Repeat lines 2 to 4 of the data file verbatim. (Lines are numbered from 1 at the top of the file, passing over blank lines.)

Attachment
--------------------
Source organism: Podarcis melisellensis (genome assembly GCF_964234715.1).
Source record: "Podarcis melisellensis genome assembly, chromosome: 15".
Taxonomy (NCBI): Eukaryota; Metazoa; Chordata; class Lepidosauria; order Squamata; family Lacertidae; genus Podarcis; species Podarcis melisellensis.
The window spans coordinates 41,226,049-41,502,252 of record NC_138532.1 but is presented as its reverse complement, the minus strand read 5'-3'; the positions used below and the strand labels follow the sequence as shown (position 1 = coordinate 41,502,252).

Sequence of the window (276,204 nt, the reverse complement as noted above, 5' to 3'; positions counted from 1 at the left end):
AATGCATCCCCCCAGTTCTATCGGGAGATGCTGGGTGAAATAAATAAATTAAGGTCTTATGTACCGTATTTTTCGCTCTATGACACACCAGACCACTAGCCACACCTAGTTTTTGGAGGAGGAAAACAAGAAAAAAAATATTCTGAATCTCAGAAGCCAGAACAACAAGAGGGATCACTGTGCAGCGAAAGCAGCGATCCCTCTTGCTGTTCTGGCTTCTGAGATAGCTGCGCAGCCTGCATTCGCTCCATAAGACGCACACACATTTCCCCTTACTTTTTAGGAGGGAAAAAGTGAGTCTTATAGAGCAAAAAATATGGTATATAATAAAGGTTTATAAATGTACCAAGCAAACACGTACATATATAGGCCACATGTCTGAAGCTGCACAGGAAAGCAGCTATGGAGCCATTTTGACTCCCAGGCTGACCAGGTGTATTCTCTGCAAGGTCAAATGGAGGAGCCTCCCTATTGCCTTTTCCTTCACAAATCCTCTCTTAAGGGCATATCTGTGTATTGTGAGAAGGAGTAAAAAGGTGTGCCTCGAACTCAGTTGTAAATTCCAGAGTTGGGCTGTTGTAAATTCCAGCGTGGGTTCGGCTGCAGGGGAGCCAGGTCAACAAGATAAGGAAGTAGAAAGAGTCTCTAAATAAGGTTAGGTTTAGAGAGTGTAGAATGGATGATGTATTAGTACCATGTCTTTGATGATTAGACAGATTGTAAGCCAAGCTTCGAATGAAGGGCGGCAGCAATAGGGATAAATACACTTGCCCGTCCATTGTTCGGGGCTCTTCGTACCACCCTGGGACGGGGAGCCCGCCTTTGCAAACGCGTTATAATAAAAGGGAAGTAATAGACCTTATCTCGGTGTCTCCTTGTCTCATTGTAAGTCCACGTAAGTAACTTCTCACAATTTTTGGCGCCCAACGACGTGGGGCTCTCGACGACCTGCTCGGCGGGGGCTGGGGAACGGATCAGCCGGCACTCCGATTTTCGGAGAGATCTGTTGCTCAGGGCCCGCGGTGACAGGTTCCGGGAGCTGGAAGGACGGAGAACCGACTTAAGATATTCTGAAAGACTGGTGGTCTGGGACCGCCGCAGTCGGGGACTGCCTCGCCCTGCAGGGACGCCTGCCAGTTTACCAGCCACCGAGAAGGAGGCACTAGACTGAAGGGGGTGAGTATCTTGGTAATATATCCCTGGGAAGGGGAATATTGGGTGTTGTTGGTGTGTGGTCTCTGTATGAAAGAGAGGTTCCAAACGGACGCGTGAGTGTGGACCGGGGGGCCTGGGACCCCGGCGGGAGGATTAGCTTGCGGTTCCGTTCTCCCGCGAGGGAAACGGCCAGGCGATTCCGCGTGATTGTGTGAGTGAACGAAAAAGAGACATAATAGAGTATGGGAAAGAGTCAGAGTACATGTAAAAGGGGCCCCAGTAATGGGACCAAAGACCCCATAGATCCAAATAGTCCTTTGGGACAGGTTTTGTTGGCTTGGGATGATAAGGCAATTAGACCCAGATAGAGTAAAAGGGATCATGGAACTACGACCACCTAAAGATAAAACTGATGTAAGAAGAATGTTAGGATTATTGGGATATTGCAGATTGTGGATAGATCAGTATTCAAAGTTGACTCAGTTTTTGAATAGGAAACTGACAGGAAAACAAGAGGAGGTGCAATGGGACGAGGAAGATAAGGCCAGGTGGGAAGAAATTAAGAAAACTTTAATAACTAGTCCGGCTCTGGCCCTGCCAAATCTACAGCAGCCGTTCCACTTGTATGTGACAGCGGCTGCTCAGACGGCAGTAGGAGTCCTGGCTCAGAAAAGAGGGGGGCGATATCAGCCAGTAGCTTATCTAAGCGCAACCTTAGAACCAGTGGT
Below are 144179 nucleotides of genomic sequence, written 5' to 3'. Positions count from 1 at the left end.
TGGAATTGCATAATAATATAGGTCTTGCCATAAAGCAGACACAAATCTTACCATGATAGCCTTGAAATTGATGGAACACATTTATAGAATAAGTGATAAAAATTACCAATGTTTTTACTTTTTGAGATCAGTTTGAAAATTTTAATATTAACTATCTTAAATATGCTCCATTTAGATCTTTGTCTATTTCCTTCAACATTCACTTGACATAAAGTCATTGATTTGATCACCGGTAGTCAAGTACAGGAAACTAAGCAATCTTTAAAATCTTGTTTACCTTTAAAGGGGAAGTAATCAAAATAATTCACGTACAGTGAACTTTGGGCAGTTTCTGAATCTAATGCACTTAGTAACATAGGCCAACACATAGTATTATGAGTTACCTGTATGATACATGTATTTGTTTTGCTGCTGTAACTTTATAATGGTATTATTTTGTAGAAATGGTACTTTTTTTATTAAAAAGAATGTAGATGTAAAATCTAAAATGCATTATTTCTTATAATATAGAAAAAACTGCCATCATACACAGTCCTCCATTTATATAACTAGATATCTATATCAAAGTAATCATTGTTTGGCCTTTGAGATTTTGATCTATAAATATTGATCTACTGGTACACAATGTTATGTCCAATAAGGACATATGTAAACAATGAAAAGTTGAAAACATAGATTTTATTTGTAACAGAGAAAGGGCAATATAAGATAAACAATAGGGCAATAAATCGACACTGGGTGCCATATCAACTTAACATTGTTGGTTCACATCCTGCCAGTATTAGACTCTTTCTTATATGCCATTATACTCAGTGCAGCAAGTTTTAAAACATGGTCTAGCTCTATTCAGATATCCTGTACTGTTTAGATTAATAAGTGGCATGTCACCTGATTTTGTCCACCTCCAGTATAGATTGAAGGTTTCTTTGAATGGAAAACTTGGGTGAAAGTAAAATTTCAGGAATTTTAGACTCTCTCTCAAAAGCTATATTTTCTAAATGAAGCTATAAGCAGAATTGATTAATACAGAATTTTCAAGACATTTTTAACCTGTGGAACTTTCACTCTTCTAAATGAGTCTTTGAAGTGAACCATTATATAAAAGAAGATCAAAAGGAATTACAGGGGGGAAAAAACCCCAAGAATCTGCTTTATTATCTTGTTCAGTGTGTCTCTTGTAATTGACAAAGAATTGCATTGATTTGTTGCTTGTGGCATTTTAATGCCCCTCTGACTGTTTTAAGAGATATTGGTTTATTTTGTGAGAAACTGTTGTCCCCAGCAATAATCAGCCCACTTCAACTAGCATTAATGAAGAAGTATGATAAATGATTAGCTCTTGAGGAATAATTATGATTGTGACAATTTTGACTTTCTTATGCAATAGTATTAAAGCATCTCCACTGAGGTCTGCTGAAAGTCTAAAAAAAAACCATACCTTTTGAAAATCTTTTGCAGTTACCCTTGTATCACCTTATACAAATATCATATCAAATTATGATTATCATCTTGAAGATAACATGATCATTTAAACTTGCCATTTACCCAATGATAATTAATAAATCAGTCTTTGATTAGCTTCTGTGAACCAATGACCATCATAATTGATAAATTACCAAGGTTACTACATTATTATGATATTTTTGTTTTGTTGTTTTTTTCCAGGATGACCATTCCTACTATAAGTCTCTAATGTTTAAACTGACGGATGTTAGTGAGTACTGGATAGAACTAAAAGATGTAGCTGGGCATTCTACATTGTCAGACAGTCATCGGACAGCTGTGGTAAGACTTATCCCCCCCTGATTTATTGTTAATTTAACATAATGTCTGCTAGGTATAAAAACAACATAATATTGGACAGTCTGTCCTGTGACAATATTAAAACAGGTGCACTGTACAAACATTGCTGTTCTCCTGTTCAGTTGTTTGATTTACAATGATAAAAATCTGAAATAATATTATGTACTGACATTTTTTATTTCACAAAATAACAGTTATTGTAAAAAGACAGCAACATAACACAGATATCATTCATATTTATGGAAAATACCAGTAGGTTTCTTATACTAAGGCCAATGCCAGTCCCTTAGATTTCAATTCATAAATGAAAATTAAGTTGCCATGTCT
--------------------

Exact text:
Source record: "Podarcis melisellensis genome assembly, chromosome: 15".
Taxonomy (NCBI): Eukaryota; Metazoa; Chordata; class Lepidosauria; order Squamata; family Lacertidae; genus Podarcis; species Podarcis melisellensis.
The window spans coordinates 41,226,049-41,502,252 of record NC_138532.1 but is presented as its reverse complement, the minus strand read 5'-3'; the positions used below and the strand labels follow the sequence as shown (position 1 = coordinate 41,502,252).